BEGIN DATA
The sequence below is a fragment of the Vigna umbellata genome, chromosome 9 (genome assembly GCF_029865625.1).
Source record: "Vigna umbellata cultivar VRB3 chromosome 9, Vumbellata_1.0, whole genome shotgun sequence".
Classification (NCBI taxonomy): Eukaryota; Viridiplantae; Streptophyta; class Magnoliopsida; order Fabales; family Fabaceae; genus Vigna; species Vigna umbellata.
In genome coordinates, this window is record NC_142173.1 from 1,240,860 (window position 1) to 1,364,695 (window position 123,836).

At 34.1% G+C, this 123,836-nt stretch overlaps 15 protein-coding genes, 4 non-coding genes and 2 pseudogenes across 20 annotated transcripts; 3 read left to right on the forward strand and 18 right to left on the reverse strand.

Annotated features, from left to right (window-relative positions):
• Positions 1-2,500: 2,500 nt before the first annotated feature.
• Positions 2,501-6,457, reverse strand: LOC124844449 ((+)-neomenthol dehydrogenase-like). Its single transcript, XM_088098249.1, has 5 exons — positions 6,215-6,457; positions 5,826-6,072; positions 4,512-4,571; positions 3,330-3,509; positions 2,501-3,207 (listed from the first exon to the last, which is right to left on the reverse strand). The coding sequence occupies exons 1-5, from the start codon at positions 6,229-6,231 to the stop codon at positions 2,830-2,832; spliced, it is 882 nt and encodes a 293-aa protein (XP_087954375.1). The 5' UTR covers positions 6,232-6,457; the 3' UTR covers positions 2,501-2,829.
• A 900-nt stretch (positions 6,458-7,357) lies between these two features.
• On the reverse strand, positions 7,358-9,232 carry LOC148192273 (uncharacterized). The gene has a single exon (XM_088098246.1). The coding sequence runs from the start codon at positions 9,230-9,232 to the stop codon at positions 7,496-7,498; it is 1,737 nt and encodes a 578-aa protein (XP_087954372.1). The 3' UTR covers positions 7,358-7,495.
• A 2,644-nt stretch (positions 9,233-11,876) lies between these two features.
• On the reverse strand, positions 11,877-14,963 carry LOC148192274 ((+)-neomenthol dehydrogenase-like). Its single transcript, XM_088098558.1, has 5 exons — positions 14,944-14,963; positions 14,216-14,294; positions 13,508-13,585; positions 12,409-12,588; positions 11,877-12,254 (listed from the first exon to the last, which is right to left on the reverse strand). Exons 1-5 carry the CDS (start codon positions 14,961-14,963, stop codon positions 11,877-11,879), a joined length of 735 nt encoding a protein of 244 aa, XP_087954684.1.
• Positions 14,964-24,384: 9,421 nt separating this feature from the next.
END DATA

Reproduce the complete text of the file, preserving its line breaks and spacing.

The sequence below is a fragment of the Vigna umbellata genome, chromosome 9 (genome assembly GCF_029865625.1).
Source record: "Vigna umbellata cultivar VRB3 chromosome 9, Vumbellata_1.0, whole genome shotgun sequence".
Classification (NCBI taxonomy): Eukaryota; Viridiplantae; Streptophyta; class Magnoliopsida; order Fabales; family Fabaceae; genus Vigna; species Vigna umbellata.
In genome coordinates, this window is record NC_142173.1 from 1,240,860 (window position 1) to 1,364,695 (window position 123,836).

At 34.1% G+C, this 123,836-nt stretch overlaps 15 protein-coding genes, 4 non-coding genes and 2 pseudogenes across 20 annotated transcripts; 3 read left to right on the forward strand and 18 right to left on the reverse strand.

Annotated features, from left to right (window-relative positions):
• Positions 1-2,500: 2,500 nt before the first annotated feature.
• Positions 2,501-6,457, reverse strand: LOC124844449 ((+)-neomenthol dehydrogenase-like). Its single transcript, XM_088098249.1, has 5 exons — positions 6,215-6,457; positions 5,826-6,072; positions 4,512-4,571; positions 3,330-3,509; positions 2,501-3,207 (listed from the first exon to the last, which is right to left on the reverse strand). The coding sequence occupies exons 1-5, from the start codon at positions 6,229-6,231 to the stop codon at positions 2,830-2,832; spliced, it is 882 nt and encodes a 293-aa protein (XP_087954375.1). The 5' UTR covers positions 6,232-6,457; the 3' UTR covers positions 2,501-2,829.
• A 900-nt stretch (positions 6,458-7,357) lies between these two features.
• On the reverse strand, positions 7,358-9,232 carry LOC148192273 (uncharacterized). The gene has a single exon (XM_088098246.1). The coding sequence runs from the start codon at positions 9,230-9,232 to the stop codon at positions 7,496-7,498; it is 1,737 nt and encodes a 578-aa protein (XP_087954372.1). The 3' UTR covers positions 7,358-7,495.
• A 2,644-nt stretch (positions 9,233-11,876) lies between these two features.
• On the reverse strand, positions 11,877-14,963 carry LOC148192274 ((+)-neomenthol dehydrogenase-like). Its single transcript, XM_088098558.1, has 5 exons — positions 14,944-14,963; positions 14,216-14,294; positions 13,508-13,585; positions 12,409-12,588; positions 11,877-12,254 (listed from the first exon to the last, which is right to left on the reverse strand). Exons 1-5 carry the CDS (start codon positions 14,961-14,963, stop codon positions 11,877-11,879), a joined length of 735 nt encoding a protein of 244 aa, XP_087954684.1.
• Positions 14,964-24,384: 9,421 nt separating this feature from the next.